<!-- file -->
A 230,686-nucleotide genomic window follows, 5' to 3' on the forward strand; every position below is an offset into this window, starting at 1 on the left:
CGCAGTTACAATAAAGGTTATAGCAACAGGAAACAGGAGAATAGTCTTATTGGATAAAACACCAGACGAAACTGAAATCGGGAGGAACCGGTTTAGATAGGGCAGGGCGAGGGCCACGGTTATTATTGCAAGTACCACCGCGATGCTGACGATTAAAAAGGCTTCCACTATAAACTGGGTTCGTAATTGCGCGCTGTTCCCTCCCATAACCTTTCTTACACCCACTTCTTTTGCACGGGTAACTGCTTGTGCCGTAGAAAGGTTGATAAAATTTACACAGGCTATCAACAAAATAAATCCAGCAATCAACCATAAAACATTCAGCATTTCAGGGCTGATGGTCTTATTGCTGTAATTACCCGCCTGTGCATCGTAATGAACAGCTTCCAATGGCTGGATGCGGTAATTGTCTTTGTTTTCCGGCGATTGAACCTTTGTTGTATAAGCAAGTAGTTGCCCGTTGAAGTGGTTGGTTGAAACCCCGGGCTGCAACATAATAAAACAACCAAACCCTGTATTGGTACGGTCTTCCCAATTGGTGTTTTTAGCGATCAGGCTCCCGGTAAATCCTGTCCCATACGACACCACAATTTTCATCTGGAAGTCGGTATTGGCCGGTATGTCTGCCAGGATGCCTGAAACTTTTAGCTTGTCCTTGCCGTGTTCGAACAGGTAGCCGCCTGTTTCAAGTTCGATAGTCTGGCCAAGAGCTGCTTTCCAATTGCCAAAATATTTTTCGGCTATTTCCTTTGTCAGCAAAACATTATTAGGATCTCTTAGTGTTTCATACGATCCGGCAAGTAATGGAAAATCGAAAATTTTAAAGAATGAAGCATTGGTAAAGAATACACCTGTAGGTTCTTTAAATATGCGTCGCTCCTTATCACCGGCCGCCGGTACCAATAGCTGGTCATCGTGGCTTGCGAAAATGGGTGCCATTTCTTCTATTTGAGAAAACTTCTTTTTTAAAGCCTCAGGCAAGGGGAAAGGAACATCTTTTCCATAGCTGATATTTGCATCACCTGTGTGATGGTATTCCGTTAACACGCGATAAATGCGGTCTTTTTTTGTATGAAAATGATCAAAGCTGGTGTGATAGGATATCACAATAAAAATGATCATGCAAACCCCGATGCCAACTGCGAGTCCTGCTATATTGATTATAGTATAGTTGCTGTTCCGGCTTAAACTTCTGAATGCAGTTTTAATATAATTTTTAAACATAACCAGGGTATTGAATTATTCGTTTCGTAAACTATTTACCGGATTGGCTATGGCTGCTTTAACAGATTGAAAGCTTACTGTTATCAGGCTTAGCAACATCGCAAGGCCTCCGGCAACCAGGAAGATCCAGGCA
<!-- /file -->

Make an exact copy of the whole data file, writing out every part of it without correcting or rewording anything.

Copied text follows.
A 230,686-nucleotide genomic window follows, 5' to 3' on the forward strand; every position below is an offset into this window, starting at 1 on the left:
CGCAGTTACAATAAAGGTTATAGCAACAGGAAACAGGAGAATAGTCTTATTGGATAAAACACCAGACGAAACTGAAATCGGGAGGAACCGGTTTAGATAGGGCAGGGCGAGGGCCACGGTTATTATTGCAAGTACCACCGCGATGCTGACGATTAAAAAGGCTTCCACTATAAACTGGGTTCGTAATTGCGCGCTGTTCCCTCCCATAACCTTTCTTACACCCACTTCTTTTGCACGGGTAACTGCTTGTGCCGTAGAAAGGTTGATAAAATTTACACAGGCTATCAACAAAATAAATCCAGCAATCAACCATAAAACATTCAGCATTTCAGGGCTGATGGTCTTATTGCTGTAATTACCCGCCTGTGCATCGTAATGAACAGCTTCCAATGGCTGGATGCGGTAATTGTCTTTGTTTTCCGGCGATTGAACCTTTGTTGTATAAGCAAGTAGTTGCCCGTTGAAGTGGTTGGTTGAAACCCCGGGCTGCAACATAATAAAACAACCAAACCCTGTATTGGTACGGTCTTCCCAATTGGTGTTTTTAGCGATCAGGCTCCCGGTAAATCCTGTCCCATACGACACCACAATTTTCATCTGGAAGTCGGTATTGGCCGGTATGTCTGCCAGGATGCCTGAAACTTTTAGCTTGTCCTTGCCGTGTTCGAACAGGTAGCCGCCTGTTTCAAGTTCGATAGTCTGGCCAAGAGCTGCTTTCCAATTGCCAAAATATTTTTCGGCTATTTCCTTTGTCAGCAAAACATTATTAGGATCTCTTAGTGTTTCATACGATCCGGCAAGTAATGGAAAATCGAAAATTTTAAAGAATGAAGCATTGGTAAAGAATACACCTGTAGGTTCTTTAAATATGCGTCGCTCCTTATCACCGGCCGCCGGTACCAATAGCTGGTCATCGTGGCTTGCGAAAATGGGTGCCATTTCTTCTATTTGAGAAAACTTCTTTTTTAAAGCCTCAGGCAAGGGGAAAGGAACATCTTTTCCATAGCTGATATTTGCATCACCTGTGTGATGGTATTCCGTTAACACGCGATAAATGCGGTCTTTTTTTGTATGAAAATGATCAAAGCTGGTGTGATAGGATATCACAATAAAAATGATCATGCAAACCCCGATGCCAACTGCGAGTCCTGCTATATTGATTATAGTATAGTTGCTGTTCCGGCTTAAACTTCTGAATGCAGTTTTAATATAATTTTTAAACATAACCAGGGTATTGAATTATTCGTTTCGTAAACTATTTACCGGATTGGCTATGGCTGCTTTAACAGATTGAAAGCTTACTGTTATCAGGCTTAGCAACATCGCAAGGCCTCCGGCAACCAGGAAGATCCAGGCA